Why Understanding Mortgage-Backed Securities Is Important
I’m Aaron Chapman, a mortgage banker who focuses on conventional lending for real estate investors. Since my entrance into the industry in 1997, I’ve heard a singular question over and over: “What is your rate?”
Many investors will spend enormous amounts of time shopping rates, trying to determine if they’re going up or down. The vast majority of rate shoppers are doing it so intermittently that they have no idea what drives rates. They’re of the impression that it’s the Fed, the 10-year treasury, or the mortgage bank they’re calling.
I’m writing my first post for the Best Ever blog to shed some light on what drives mortgage rates on a minute-by-minute basis. In my future posts, I’ll explain the previous week’s economic data and the effect it has had.
Mortgage-Backed Securities: An Overview
Mortgage-backed securities (MBS) are a type of investment that is made up of a pool of mortgages that may have been packaged together by a financial institution and sold to investors. The cash flows from the underlying mortgages are then used to pay investors in the form of interest and principal payments. MBS can be used by government agencies such as Fannie Mae, Freddie Mac, or by private financial institutions. They are often categorized based on the quality of the underlying mortgages, such as prime or subprime, and can provide investors with a steady stream of income over a specific period of time.
The Risks of Investing in MBS
MBS can be risky, however, since they're subject to default and prepayment risks. MBS are bonds that are backed by pools of mortgage loans. Investors buy these bonds with the expectation of receiving regular interest payments and the return of their principal when their mortgages are paid off. However, the performance of MBS is tied to the performance of the underlying mortgage loans, which can be affected by various economic factors.
Interest Rates and the Economy: How They Affect MBS
One factor that can affect MBS is interest rates and their effect on the economy. Mortgage rates typically increase when interest rates rise, making the cost of living more expensive for borrowers and affecting their ability to take out mortgages. As a result, the demand for new mortgages decreases, which can lead to a decrease and the value of MBS. Conversely, when interest rates decrease, the demand for mortgages may increase, and the value of MBS can go up.
Economic News and MBS: Positive and Negative Trends
Economic news releases can also impact the performance of MBS. For instance, if economic data such as jobs reports, inflation rates, or gross domestic products show data-positive trends, that may indicate a strong economy and increased consumer confidence. This can lead to a rise in interest rates, and subsequently, a decrease in demand for MBS.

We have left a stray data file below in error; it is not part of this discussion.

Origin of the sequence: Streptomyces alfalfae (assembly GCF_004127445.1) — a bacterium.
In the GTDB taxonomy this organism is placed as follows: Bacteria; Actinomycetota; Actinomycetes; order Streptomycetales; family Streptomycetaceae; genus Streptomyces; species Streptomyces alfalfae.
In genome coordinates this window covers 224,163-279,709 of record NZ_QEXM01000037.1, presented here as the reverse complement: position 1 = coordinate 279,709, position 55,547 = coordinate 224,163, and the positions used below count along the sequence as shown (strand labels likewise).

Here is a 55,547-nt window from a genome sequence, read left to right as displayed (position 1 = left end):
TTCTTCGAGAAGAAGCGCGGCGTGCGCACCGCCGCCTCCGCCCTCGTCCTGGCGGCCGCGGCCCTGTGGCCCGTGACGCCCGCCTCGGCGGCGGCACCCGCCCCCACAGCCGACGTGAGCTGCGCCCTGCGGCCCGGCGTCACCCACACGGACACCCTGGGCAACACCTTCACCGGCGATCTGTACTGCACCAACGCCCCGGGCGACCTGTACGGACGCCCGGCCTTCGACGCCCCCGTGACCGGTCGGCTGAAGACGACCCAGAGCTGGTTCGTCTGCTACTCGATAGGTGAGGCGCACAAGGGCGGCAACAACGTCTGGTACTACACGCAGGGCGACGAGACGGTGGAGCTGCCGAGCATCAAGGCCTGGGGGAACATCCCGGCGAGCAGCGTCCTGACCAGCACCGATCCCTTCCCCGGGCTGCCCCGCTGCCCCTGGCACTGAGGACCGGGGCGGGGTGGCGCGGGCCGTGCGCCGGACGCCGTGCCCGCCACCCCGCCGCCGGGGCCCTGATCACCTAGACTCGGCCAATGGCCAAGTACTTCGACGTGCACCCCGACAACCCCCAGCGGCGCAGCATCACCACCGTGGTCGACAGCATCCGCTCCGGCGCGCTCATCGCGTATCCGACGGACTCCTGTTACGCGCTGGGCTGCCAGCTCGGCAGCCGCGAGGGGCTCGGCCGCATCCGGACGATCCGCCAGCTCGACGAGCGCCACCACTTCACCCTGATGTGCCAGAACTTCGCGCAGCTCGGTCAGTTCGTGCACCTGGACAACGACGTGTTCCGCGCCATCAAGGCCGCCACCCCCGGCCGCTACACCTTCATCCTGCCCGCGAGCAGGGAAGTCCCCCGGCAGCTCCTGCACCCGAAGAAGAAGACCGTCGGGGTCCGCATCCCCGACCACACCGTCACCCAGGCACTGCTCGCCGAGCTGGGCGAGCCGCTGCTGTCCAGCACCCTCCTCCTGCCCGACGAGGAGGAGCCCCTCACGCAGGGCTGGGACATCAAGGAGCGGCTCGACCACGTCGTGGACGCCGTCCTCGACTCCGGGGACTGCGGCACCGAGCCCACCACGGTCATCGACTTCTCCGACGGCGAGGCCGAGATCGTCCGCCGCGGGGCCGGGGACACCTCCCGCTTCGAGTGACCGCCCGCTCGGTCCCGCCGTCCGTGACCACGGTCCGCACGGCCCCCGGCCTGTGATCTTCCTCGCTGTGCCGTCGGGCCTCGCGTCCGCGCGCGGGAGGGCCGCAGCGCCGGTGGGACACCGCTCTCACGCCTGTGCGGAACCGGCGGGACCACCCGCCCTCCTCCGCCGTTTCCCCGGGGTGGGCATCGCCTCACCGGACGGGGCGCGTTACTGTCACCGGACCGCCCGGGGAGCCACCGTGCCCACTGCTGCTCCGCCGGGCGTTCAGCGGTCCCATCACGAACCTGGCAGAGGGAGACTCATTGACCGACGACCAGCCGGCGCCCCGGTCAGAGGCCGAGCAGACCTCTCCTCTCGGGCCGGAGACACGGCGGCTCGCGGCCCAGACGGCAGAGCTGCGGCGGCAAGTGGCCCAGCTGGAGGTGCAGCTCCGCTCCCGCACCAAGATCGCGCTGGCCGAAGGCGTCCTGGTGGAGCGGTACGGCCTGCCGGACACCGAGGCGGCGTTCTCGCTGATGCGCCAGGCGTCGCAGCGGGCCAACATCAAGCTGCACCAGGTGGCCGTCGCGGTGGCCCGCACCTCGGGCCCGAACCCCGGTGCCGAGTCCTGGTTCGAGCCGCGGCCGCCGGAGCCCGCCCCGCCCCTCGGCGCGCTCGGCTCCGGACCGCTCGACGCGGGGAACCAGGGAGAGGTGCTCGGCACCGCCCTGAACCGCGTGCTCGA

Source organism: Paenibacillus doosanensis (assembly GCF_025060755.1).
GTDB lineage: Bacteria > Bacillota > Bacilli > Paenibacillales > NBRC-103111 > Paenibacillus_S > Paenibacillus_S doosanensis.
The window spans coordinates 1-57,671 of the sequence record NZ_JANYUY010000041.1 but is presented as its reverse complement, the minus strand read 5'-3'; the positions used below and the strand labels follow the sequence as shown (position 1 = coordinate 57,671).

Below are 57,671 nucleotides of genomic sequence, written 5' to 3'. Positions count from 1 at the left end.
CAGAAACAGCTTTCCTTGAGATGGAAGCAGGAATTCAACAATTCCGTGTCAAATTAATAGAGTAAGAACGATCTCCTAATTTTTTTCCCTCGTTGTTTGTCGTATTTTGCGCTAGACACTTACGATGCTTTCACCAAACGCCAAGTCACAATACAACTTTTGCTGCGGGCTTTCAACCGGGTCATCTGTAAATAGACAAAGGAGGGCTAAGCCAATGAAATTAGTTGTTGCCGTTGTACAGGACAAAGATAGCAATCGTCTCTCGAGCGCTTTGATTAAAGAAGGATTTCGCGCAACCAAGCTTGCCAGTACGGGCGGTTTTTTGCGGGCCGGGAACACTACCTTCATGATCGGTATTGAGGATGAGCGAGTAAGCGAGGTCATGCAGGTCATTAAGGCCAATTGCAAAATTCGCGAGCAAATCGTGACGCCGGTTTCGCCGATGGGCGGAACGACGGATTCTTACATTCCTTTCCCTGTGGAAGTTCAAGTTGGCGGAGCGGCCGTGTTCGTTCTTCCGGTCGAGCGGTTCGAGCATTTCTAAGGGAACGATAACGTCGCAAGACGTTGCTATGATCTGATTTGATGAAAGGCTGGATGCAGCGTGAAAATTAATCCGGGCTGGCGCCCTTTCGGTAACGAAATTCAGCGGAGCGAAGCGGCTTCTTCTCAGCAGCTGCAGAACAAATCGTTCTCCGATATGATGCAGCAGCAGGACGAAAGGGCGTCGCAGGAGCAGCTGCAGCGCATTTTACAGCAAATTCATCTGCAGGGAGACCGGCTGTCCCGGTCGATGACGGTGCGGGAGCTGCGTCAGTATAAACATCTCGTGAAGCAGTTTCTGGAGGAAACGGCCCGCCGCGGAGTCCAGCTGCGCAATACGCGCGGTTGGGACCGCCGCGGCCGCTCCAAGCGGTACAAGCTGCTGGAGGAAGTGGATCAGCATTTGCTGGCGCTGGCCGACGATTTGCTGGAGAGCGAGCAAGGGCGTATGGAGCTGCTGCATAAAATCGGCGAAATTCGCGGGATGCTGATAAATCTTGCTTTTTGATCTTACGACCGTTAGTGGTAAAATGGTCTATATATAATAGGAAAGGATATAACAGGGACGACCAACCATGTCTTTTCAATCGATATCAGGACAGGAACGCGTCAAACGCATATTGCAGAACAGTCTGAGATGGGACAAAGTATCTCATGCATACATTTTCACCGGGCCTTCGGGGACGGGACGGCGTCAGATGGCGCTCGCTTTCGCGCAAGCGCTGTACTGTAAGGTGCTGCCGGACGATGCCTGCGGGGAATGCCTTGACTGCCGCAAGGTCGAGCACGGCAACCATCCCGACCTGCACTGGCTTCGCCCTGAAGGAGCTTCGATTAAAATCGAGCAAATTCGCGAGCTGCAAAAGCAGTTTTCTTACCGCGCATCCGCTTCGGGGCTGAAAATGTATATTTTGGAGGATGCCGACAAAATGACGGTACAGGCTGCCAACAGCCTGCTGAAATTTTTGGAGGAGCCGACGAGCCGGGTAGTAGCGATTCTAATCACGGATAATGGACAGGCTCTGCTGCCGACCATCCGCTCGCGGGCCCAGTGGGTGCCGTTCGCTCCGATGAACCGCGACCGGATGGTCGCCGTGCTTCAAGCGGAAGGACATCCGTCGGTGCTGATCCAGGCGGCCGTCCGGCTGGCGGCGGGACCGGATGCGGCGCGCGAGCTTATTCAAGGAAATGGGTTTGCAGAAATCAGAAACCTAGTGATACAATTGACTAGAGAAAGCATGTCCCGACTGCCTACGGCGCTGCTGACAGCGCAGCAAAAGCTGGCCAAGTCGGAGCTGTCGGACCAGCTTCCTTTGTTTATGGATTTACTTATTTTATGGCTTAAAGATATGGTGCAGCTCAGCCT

On the other hand, if the economic data show negative trends or reports, the interest rates may decrease, and consequently, increase the demand for MBS. For instance, if the economy is struggling and job growth is slow, investors may move their money to safer assets such as bonds like MBS.
Additionally, the economic news may impact the credit quality of the borrowers, which can affect the performance of the mortgages backing the MBS. For example, if there is a sudden increase in the unemployment rate, some borrowers may find themselves unable to make mortgage payments, leading to a possible increase in foreclosure rates and decreasing the demand for MBS.
Keeping an Eye on Economic Developments
Economic news can impact the performance of MBS by affecting demand for new mortgages and overall interest rates. It's essential for investors to keep an eye on economic developments and assess how they must affect the underlying mortgage-backed securities.
My team and I look at the economic data that is set to come out each week and monitor the movement of the MBS itself to see if rates may be going up or going down. Given the recent history, as well as leading data coming into economic news releases, we do our best to inform investors of what could occur in an effort to give them the best possible data for making a decision to lock or continue floating.
About the Author:
Aaron Chapman is a veteran in the finance industry with expertise in complex transactions since 1997. He is ranked in the top 1% of over 300,000 licensed loan originators and closes over 100 transactions per month. Learn more at aaronbchapman.com.